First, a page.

Imagine being in a terrible place. The food is beyond bad. The clothing is inadequate. The weather is unbearably hot in the summer and way below what we consider cold in the winter. The work is hard, menial, and endless.
Then imagine that you get to go to a better place. The food is better. You can be warm in the winter. You’re not afraid you’ll die from the bad treatment.
But you find out that, in order to stay there, you have to do things you don’t want to do. You have to help your oppressors spy on your fellow citizens. You have to help them send others to the place that is so bad.
Alexander Solzhenitsyn did not have to imagine this scenario.
After spending years in a Siberian gulag, he was able to go to a place where the Soviet government was doing research. In the 1940s, they wanted Solzhenitsyn to help them develop voice recognition technology. If he didn’t cooperate, they would send him back.
So send me back, he told them.
“Even in the camps, human dignity matters,” says Ignat Solzhenitsyn, Alexander’s son. “We always have choices. Even in the camps. Even where everything is decided for you. What clothes you wear, what food … you’re given, and everything is regimented. There is always the choice to behave with freedom and a sense of dignity.”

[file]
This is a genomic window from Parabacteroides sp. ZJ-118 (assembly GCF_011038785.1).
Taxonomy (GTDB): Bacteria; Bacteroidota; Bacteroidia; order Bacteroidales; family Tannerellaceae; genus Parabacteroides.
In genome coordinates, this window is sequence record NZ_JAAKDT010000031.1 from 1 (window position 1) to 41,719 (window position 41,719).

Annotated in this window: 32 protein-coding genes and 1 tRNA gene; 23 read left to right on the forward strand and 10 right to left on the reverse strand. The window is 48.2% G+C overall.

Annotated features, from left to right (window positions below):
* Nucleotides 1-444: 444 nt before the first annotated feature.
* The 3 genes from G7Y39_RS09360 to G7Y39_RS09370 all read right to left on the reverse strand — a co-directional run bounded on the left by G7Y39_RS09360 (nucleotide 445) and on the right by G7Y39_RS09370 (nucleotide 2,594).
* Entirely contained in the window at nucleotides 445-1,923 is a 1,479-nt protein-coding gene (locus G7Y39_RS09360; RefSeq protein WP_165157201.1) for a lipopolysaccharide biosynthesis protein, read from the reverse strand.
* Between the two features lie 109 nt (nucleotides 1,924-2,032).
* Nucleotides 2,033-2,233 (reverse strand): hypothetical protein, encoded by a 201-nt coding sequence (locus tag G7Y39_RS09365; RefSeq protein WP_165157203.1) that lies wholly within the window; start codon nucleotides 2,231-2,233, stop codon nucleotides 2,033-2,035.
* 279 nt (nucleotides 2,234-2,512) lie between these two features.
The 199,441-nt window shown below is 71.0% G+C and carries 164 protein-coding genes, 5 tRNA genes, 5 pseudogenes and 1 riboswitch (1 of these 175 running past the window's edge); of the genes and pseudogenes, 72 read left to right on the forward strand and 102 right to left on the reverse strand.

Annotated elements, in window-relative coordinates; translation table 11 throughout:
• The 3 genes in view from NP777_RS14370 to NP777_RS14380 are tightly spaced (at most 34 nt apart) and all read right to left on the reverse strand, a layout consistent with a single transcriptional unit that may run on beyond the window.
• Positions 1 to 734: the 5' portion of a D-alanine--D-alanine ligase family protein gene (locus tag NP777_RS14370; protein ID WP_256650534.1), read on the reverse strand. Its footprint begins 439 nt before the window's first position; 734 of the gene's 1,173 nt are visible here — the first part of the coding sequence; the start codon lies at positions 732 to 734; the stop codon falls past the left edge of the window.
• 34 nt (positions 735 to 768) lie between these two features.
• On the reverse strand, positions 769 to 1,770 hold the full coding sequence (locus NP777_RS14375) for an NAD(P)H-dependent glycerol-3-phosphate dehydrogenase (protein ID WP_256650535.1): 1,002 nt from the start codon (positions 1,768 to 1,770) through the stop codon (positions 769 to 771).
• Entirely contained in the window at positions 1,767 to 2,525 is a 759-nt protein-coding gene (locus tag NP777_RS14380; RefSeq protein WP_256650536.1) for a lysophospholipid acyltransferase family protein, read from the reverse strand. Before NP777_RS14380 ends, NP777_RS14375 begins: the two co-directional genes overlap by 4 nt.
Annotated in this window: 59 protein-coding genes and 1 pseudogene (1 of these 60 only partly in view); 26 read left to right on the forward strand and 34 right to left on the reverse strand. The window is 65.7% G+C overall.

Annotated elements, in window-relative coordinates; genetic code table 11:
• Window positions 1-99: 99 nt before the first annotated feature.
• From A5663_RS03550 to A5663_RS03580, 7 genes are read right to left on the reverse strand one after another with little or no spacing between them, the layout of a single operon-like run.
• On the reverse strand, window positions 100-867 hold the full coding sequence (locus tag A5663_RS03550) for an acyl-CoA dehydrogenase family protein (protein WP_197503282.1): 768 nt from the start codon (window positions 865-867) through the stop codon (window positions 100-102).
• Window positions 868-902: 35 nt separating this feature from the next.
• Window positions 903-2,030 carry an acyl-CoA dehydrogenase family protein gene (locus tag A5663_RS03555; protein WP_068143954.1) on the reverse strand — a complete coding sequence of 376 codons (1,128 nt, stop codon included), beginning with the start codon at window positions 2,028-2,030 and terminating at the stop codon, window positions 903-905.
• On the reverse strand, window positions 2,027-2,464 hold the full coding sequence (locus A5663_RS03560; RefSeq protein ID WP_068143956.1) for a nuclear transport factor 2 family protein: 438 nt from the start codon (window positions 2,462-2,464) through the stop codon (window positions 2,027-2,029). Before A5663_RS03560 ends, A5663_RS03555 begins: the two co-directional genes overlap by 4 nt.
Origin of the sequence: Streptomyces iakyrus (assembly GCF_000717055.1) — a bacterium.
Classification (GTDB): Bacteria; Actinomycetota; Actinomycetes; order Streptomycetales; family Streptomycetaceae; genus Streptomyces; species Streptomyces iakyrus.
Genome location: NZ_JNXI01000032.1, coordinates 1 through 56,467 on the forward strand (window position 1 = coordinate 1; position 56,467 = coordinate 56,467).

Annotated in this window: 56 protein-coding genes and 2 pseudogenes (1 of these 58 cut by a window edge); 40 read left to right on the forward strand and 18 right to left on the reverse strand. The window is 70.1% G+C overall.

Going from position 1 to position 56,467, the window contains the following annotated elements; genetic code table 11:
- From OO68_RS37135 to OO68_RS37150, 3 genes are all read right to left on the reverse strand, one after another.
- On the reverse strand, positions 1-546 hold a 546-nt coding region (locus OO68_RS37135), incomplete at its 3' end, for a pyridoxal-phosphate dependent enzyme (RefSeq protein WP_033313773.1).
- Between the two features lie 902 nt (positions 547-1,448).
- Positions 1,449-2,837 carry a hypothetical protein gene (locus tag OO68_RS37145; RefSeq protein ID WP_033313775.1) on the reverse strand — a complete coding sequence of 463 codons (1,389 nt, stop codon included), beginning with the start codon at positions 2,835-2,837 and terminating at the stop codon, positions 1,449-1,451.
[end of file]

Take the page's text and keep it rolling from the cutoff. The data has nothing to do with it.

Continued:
Freedom in a gulag? Always. Freedom and dignity everywhere? All the time. Solzhenitsyn is proof that Soviet tyrants overplayed their hand.
“You only have power over people as long as you don’t take everything away from them. But when you’ve robbed a man of everything, he’s no longer in your power—he’s free again.”
In prison, Solzhenitsyn found he could speak freely. He was already in trouble. What else could they do?
Even later in exile, he spoke. His iron will was forged behind the iron curtain. He was a man whose heart was full and whose character was steel.
“You can resolve to live your life with integrity. Let your credo be this: Let the lie come into the world, let it even triumph. But not through me.”
The choice is ours–always.